Pakistan was not the only country in the region that embraced unwarranted policy shifts imposed by the actions of adversaries. Russia, Iran, and even Hamid Karzai raised questions on the circumstances that led to the rise of the Islamic state inside Afghanistan in 2017. Iran and Russia accused the U.S of providing space to Islamic states inside Afghanistan to unleash destabilizing activities in the region. Later, Major General Wali Muhammad Ahmadzai commander of the Afghan national Army blamed Iran for supplying arms to the Taliban in November 2017.
In March 2018, U.S force commander in Afghanistan General John Nicolson accused Russia of supporting the Taliban with arms supply. Apparently, it was a policy shift by Russia and Iran after the emergence of the Islamic State in Afghanistan.
The inclusion of Amrullah Saleh, Hamdullah Mohib, and other ultra-nationalists in the higher hierarchy of Ghani’s administration only added bitterness in the relationship with Pakistan with unrelenting accusations. Ghani himself capitulated on every opportunity to malign Pakistan’s state and security institutions. Lastly growing rapport of spoilers in Ghani’s administration with elements of PTM alarmed and estranged power corridors in Islamabad.
Understanding Pakistan’s course of action
Despite all hostilities, Pakistan was the only party in the conflict that took tangible measures in the fight against terrorism including erecting fences all along the Afghan border to halt movements of militants across the border, eliminated bloody insurgency in tribal areas and KP effectively targeted terror financing, interdicted philanthropic activities of banned groups and initiated measures to prosecute figures like Hafiz Saeed without any reciprocity from the other side.
In such a hostile environment Pakistan’s policy inclination towards the Taliban wasn’t unexpected. Pakistan’s security strategy in Afghanistan seems less to be an outcome of deliberate choice but more as a result of imposed compulsion. Pakistan policymakers over the years had declared having no favorites in Afghanistan. The only consistent demand was a stabilized Afghanistan with an inclusive government that doesn’t dole out space to hostile elements to sabotage Pakistan and Chinese interests, a demand never honored.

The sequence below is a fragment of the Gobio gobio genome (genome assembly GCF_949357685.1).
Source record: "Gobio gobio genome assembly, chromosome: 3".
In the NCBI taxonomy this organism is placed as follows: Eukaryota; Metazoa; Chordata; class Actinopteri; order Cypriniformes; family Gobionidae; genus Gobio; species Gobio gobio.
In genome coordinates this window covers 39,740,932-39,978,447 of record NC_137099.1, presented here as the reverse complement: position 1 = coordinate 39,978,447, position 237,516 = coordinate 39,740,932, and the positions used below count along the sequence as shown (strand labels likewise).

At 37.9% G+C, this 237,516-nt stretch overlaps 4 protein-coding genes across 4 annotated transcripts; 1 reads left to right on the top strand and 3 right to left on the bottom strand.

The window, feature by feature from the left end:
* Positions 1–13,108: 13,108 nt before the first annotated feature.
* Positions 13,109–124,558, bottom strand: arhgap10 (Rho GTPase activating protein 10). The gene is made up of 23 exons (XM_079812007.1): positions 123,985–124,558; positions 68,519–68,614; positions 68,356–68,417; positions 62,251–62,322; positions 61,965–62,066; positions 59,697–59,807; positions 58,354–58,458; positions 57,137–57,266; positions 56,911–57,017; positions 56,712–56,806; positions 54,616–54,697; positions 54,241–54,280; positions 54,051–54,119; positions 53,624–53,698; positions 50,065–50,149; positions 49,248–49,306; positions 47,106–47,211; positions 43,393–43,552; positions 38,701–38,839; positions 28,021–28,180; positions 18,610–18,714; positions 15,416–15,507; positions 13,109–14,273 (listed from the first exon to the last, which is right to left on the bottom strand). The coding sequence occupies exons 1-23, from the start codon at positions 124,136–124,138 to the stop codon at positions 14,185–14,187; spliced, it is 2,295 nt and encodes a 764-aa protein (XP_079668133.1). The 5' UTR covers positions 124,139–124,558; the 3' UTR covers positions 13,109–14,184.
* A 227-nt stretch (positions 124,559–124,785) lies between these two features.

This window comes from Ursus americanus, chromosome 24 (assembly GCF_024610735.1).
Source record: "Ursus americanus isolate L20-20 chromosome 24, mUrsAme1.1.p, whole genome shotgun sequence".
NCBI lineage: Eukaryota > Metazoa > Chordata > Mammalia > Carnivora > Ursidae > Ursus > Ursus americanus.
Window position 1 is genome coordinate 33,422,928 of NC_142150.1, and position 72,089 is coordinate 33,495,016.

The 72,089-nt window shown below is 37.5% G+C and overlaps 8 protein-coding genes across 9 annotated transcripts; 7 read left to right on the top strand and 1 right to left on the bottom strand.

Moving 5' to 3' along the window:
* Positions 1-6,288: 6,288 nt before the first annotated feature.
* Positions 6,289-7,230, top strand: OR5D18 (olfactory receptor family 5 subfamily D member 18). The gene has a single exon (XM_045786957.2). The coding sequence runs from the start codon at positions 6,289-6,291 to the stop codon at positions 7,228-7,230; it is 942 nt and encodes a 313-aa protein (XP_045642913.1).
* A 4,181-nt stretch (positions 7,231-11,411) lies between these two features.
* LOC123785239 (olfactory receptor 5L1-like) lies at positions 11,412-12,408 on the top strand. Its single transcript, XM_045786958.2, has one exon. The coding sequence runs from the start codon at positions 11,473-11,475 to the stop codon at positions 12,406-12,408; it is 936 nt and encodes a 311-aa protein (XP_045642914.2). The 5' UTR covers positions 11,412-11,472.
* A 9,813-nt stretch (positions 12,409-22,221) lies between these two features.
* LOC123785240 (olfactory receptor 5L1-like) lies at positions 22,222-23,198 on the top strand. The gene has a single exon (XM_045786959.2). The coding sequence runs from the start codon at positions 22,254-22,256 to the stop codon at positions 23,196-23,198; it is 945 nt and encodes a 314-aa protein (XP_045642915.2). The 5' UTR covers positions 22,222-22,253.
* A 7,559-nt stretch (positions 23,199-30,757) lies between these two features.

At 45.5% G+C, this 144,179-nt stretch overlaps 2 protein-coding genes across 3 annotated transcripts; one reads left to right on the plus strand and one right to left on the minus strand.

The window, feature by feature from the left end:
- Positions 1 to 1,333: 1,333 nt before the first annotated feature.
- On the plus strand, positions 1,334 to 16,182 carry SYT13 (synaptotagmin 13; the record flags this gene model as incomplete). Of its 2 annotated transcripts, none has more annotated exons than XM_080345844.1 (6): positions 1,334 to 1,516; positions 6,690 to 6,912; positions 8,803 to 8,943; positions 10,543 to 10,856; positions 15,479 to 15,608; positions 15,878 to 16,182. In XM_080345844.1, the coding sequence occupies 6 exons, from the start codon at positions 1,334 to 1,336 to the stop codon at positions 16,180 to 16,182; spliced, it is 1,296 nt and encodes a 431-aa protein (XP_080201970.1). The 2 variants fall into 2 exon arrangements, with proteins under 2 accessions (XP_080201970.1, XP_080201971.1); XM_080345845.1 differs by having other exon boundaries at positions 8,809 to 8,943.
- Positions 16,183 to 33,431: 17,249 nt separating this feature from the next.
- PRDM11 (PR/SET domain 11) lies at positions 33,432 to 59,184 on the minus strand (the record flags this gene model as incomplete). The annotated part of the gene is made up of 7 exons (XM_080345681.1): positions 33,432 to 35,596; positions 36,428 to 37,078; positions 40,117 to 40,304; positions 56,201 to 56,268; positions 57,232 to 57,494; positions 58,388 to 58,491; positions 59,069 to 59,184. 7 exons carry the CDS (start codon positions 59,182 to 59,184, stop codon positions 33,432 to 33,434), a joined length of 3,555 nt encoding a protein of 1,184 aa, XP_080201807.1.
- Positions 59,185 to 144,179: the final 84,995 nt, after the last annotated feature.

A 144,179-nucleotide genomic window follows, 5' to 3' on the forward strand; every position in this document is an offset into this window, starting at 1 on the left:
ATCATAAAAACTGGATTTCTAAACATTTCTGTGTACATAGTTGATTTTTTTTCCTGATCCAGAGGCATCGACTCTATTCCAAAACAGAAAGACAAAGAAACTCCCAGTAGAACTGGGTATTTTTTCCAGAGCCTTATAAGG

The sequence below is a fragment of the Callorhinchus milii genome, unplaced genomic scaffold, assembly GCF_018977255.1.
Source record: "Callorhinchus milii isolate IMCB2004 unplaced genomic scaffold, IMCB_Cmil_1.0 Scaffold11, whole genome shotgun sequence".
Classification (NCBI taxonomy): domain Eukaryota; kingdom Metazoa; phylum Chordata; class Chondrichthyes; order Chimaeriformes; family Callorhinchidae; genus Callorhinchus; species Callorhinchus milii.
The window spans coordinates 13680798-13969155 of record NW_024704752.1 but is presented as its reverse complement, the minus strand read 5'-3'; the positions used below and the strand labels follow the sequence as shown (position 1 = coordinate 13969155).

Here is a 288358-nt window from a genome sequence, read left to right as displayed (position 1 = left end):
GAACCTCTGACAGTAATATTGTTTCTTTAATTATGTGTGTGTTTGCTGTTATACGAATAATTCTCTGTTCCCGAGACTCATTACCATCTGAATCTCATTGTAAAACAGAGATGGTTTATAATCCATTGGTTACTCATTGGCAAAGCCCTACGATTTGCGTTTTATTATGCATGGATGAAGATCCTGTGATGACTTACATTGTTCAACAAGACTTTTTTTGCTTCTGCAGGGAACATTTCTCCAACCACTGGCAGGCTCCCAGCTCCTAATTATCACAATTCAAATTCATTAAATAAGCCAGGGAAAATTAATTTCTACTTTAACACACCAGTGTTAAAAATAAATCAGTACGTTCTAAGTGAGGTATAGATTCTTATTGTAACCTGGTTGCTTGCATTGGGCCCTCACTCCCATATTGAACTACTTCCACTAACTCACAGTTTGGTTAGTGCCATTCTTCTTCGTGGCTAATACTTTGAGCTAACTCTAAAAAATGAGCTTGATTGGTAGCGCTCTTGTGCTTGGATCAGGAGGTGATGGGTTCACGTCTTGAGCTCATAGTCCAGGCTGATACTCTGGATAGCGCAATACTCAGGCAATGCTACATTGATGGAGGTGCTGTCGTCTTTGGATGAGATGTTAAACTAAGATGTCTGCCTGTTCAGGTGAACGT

Many experts rightly question the prudence of policy choices made by Pakistan in the Afghan conflict predicting the collaboration of the Afghan Taliban with TTP and other extremists groups that may lead to further instability in the region particularly in Pakistan. Ironically in the security domain, the available choices are not always in black and white. Choices at times are arduous with varied repercussions.
States attempt to adopt preferred choices with predictably mild implications. Pakistan’s security choices in Afghanistan will only sound convincing if analyzed under the circumstances prevailing at the time. Unrelenting terrorism emanating from Afghanistan restricted security choices for Pakistan’s civil-military leadership.
Lastly, Pakistan’s civil-military leadership has made policy decisions on Afghanistan, not in isolation. The approach of China, Russia, Iran, and Afghanistan central Asian neighbors towards post-Taliban Afghanistan, indicate collective decision making in close collaboration. Collective regional cooperation, collaboration, and decision-making can contribute to lasting peace in Afghanistan and in the region, a peace that the people of Afghanistan earnestly deserve after five decades of conflict.
The author is an M.Phil graduate in Strategic and Nuclear Studies from National Defense University Islamabad with 25 years experience of serving in defense services. He focuses primarily on International conflicts, security issues, and media narratives. The views expressed in the article are the author’s own and do not necessarily reflect the editorial policy of Global Village Space.